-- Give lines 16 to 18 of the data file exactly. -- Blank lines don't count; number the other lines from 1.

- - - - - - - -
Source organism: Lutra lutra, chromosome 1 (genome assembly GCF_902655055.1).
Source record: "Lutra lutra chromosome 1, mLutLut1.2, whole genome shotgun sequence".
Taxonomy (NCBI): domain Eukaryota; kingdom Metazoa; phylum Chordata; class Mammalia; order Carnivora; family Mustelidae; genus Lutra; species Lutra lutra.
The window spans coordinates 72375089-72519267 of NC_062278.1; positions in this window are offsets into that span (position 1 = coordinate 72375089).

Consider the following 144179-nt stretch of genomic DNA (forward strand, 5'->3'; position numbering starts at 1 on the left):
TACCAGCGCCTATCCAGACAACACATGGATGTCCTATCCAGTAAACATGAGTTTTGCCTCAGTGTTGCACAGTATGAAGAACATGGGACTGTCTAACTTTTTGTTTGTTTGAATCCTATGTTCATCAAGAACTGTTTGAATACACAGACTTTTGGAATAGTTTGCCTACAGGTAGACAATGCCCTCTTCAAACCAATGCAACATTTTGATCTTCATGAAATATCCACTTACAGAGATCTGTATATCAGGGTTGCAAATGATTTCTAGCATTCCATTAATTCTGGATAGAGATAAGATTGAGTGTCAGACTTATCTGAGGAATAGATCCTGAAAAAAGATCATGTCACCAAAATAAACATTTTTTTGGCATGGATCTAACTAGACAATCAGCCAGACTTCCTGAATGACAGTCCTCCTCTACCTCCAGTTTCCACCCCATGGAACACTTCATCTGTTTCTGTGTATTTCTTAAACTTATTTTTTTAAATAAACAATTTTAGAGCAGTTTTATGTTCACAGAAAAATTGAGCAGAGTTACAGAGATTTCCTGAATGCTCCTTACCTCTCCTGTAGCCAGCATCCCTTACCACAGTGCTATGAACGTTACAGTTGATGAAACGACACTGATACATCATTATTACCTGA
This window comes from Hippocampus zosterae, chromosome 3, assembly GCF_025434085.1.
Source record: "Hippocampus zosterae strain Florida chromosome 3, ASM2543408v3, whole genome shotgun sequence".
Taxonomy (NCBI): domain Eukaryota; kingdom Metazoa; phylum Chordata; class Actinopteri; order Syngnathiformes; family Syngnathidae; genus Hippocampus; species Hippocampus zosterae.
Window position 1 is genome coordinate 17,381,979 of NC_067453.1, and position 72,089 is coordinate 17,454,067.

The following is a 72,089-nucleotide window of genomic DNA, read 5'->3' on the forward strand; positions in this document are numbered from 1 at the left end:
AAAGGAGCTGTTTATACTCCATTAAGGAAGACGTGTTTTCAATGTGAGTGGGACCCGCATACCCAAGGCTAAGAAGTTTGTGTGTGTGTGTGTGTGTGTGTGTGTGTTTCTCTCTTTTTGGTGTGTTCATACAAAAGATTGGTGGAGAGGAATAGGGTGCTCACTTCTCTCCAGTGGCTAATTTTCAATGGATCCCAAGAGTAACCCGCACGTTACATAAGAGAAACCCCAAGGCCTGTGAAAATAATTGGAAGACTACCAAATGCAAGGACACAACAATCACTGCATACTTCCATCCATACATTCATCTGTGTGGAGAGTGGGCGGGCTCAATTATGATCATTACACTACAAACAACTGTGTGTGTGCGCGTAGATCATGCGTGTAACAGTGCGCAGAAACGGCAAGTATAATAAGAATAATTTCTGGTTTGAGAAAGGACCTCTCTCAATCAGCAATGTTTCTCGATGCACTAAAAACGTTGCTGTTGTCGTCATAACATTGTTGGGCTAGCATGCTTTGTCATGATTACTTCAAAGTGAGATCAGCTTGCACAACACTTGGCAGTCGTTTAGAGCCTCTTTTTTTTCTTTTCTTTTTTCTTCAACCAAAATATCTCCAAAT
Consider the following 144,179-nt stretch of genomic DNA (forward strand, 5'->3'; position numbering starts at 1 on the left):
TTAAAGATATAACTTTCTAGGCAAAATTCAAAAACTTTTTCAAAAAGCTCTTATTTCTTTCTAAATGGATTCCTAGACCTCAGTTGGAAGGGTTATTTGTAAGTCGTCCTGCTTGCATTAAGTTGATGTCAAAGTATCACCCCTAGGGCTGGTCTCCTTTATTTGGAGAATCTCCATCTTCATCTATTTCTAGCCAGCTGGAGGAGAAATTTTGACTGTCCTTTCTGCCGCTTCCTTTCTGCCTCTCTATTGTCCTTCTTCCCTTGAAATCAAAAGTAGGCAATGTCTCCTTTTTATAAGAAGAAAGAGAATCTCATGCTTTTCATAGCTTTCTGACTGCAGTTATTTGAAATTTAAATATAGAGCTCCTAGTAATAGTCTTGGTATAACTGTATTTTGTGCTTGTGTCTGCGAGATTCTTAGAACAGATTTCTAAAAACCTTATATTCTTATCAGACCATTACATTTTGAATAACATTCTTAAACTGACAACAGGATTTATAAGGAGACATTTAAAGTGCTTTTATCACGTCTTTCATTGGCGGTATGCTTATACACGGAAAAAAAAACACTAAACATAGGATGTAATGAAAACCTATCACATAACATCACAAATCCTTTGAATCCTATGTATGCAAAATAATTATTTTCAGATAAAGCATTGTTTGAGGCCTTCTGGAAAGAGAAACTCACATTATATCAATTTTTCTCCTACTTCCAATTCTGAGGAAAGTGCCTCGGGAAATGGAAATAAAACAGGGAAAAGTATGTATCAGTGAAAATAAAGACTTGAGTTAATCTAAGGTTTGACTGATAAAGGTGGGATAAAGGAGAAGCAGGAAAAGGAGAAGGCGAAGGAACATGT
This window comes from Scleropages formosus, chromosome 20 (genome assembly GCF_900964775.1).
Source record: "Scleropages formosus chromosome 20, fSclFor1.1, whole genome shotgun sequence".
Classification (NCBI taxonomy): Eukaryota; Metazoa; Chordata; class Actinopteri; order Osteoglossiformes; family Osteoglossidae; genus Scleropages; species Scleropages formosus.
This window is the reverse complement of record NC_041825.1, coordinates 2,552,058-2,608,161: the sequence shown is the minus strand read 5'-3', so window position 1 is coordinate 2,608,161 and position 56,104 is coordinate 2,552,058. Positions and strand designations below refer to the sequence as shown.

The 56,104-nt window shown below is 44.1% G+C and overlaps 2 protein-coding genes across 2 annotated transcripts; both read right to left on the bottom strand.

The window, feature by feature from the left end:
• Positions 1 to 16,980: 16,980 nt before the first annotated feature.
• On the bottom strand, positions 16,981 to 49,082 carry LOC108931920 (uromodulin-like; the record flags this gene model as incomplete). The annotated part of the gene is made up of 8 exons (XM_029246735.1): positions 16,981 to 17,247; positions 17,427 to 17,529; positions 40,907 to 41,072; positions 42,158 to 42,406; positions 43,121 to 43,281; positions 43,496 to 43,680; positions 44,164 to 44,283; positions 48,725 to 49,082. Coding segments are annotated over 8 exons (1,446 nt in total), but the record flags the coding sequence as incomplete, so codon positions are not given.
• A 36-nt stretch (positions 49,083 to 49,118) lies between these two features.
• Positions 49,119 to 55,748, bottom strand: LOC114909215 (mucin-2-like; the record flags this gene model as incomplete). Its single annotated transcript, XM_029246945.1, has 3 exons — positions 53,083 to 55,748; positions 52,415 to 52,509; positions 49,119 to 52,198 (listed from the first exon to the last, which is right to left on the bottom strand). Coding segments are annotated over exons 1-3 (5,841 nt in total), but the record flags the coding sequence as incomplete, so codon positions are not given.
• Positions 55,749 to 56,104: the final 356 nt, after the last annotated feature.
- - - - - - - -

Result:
Source record: "Scleropages formosus chromosome 20, fSclFor1.1, whole genome shotgun sequence".
Classification (NCBI taxonomy): Eukaryota; Metazoa; Chordata; class Actinopteri; order Osteoglossiformes; family Osteoglossidae; genus Scleropages; species Scleropages formosus.
This window is the reverse complement of record NC_041825.1, coordinates 2,552,058-2,608,161: the sequence shown is the minus strand read 5'-3', so window position 1 is coordinate 2,608,161 and position 56,104 is coordinate 2,552,058. Positions and strand designations below refer to the sequence as shown.